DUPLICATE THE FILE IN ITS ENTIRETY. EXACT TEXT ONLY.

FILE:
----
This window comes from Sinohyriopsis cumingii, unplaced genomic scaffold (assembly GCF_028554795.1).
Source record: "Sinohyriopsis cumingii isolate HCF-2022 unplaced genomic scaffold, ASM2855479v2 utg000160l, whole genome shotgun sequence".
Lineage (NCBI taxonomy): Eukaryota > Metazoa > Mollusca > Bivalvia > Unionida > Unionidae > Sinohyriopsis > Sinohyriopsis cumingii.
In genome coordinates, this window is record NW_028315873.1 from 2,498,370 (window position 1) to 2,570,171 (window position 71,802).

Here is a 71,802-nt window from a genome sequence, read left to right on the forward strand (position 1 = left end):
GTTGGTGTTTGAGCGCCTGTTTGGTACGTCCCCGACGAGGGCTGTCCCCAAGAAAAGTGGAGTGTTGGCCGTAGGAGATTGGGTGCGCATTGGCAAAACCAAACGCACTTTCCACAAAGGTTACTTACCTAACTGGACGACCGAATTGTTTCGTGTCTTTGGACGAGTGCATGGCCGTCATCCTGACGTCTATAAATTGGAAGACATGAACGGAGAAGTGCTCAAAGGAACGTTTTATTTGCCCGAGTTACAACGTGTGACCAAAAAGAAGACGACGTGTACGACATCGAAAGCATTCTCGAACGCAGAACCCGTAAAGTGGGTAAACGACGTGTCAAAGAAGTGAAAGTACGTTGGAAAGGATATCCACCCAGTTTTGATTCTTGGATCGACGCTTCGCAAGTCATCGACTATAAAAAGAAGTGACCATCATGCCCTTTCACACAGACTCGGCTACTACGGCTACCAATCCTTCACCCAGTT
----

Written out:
This window comes from Sinohyriopsis cumingii, unplaced genomic scaffold (assembly GCF_028554795.1).
Source record: "Sinohyriopsis cumingii isolate HCF-2022 unplaced genomic scaffold, ASM2855479v2 utg000160l, whole genome shotgun sequence".
Lineage (NCBI taxonomy): Eukaryota > Metazoa > Mollusca > Bivalvia > Unionida > Unionidae > Sinohyriopsis > Sinohyriopsis cumingii.
In genome coordinates, this window is record NW_028315873.1 from 2,498,370 (window position 1) to 2,570,171 (window position 71,802).

Here is a 71,802-nt window from a genome sequence, read left to right on the forward strand (position 1 = left end):
GTTGGTGTTTGAGCGCCTGTTTGGTACGTCCCCGACGAGGGCTGTCCCCAAGAAAAGTGGAGTGTTGGCCGTAGGAGATTGGGTGCGCATTGGCAAAACCAAACGCACTTTCCACAAAGGTTACTTACCTAACTGGACGACCGAATTGTTTCGTGTCTTTGGACGAGTGCATGGCCGTCATCCTGACGTCTATAAATTGGAAGACATGAACGGAGAAGTGCTCAAAGGAACGTTTTATTTGCCCGAGTTACAACGTGTGACCAAAAAGAAGACGACGTGTACGACATCGAAAGCATTCTCGAACGCAGAACCCGTAAAGTGGGTAAACGACGTGTCAAAGAAGTGAAAGTACGTTGGAAAGGATATCCACCCAGTTTTGATTCTTGGATCGACGCTTCGCAAGTCATCGACTATAAAAAGAAGTGACCATCATGCCCTTTCACACAGACTCGGCTACTACGGCTACCAATCCTTCACCCAGTT